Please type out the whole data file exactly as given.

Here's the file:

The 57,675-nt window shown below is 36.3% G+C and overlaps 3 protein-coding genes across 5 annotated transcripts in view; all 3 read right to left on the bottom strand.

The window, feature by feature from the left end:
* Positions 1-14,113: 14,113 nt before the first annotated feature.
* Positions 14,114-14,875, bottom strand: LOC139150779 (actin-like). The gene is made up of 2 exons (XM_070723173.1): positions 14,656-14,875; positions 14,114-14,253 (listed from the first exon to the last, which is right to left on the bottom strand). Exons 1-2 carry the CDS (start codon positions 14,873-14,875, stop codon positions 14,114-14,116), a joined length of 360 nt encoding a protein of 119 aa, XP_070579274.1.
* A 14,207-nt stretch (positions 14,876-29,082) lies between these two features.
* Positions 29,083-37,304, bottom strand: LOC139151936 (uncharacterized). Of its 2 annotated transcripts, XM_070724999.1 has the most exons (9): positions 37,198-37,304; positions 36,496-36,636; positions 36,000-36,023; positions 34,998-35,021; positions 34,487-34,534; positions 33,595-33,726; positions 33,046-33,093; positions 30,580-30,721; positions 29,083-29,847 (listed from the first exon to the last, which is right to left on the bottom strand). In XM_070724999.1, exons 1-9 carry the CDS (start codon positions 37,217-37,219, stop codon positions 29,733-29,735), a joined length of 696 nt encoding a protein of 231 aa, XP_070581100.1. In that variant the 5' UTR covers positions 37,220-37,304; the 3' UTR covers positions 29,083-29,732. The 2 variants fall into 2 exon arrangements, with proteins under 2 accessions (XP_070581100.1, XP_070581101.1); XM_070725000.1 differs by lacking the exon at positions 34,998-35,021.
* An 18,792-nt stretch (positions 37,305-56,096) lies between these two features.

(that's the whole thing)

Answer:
The 57,675-nt window shown below is 36.3% G+C and overlaps 3 protein-coding genes across 5 annotated transcripts in view; all 3 read right to left on the bottom strand.

The window, feature by feature from the left end:
* Positions 1-14,113: 14,113 nt before the first annotated feature.
* Positions 14,114-14,875, bottom strand: LOC139150779 (actin-like). The gene is made up of 2 exons (XM_070723173.1): positions 14,656-14,875; positions 14,114-14,253 (listed from the first exon to the last, which is right to left on the bottom strand). Exons 1-2 carry the CDS (start codon positions 14,873-14,875, stop codon positions 14,114-14,116), a joined length of 360 nt encoding a protein of 119 aa, XP_070579274.1.
* A 14,207-nt stretch (positions 14,876-29,082) lies between these two features.
* Positions 29,083-37,304, bottom strand: LOC139151936 (uncharacterized). Of its 2 annotated transcripts, XM_070724999.1 has the most exons (9): positions 37,198-37,304; positions 36,496-36,636; positions 36,000-36,023; positions 34,998-35,021; positions 34,487-34,534; positions 33,595-33,726; positions 33,046-33,093; positions 30,580-30,721; positions 29,083-29,847 (listed from the first exon to the last, which is right to left on the bottom strand). In XM_070724999.1, exons 1-9 carry the CDS (start codon positions 37,217-37,219, stop codon positions 29,733-29,735), a joined length of 696 nt encoding a protein of 231 aa, XP_070581100.1. In that variant the 5' UTR covers positions 37,220-37,304; the 3' UTR covers positions 29,083-29,732. The 2 variants fall into 2 exon arrangements, with proteins under 2 accessions (XP_070581100.1, XP_070581101.1); XM_070725000.1 differs by lacking the exon at positions 34,998-35,021.
* An 18,792-nt stretch (positions 37,305-56,096) lies between these two features.